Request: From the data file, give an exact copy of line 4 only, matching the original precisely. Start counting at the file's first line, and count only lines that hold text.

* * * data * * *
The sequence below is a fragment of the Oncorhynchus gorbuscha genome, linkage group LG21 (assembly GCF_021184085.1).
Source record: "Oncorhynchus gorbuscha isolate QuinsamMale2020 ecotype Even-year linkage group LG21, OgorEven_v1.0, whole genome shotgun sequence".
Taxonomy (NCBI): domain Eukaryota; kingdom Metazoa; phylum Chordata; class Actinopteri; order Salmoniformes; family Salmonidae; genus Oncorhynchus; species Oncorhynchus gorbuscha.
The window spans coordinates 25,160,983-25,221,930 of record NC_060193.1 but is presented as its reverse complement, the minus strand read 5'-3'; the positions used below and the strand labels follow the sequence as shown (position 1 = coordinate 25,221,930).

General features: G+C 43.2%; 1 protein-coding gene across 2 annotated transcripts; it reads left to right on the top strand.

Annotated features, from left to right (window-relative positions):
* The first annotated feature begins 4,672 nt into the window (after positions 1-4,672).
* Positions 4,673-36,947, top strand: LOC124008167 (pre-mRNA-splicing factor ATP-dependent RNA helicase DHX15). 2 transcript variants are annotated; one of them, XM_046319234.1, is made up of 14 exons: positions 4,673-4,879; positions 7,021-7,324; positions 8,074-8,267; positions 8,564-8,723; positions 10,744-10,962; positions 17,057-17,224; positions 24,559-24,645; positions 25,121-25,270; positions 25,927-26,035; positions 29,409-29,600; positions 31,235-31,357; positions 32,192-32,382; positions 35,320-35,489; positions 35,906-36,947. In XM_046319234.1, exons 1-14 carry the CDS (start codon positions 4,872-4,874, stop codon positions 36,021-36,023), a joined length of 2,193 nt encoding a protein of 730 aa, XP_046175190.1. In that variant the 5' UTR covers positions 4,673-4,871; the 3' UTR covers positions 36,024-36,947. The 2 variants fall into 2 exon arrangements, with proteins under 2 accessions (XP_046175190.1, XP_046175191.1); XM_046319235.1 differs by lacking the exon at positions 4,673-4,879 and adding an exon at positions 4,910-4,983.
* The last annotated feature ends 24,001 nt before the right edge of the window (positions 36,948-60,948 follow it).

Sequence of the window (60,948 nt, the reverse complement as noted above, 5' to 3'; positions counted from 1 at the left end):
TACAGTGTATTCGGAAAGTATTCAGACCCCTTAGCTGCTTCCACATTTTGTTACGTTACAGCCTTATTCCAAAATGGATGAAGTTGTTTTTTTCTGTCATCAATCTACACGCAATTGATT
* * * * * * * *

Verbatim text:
The window spans coordinates 25,160,983-25,221,930 of record NC_060193.1 but is presented as its reverse complement, the minus strand read 5'-3'; the positions used below and the strand labels follow the sequence as shown (position 1 = coordinate 25,221,930).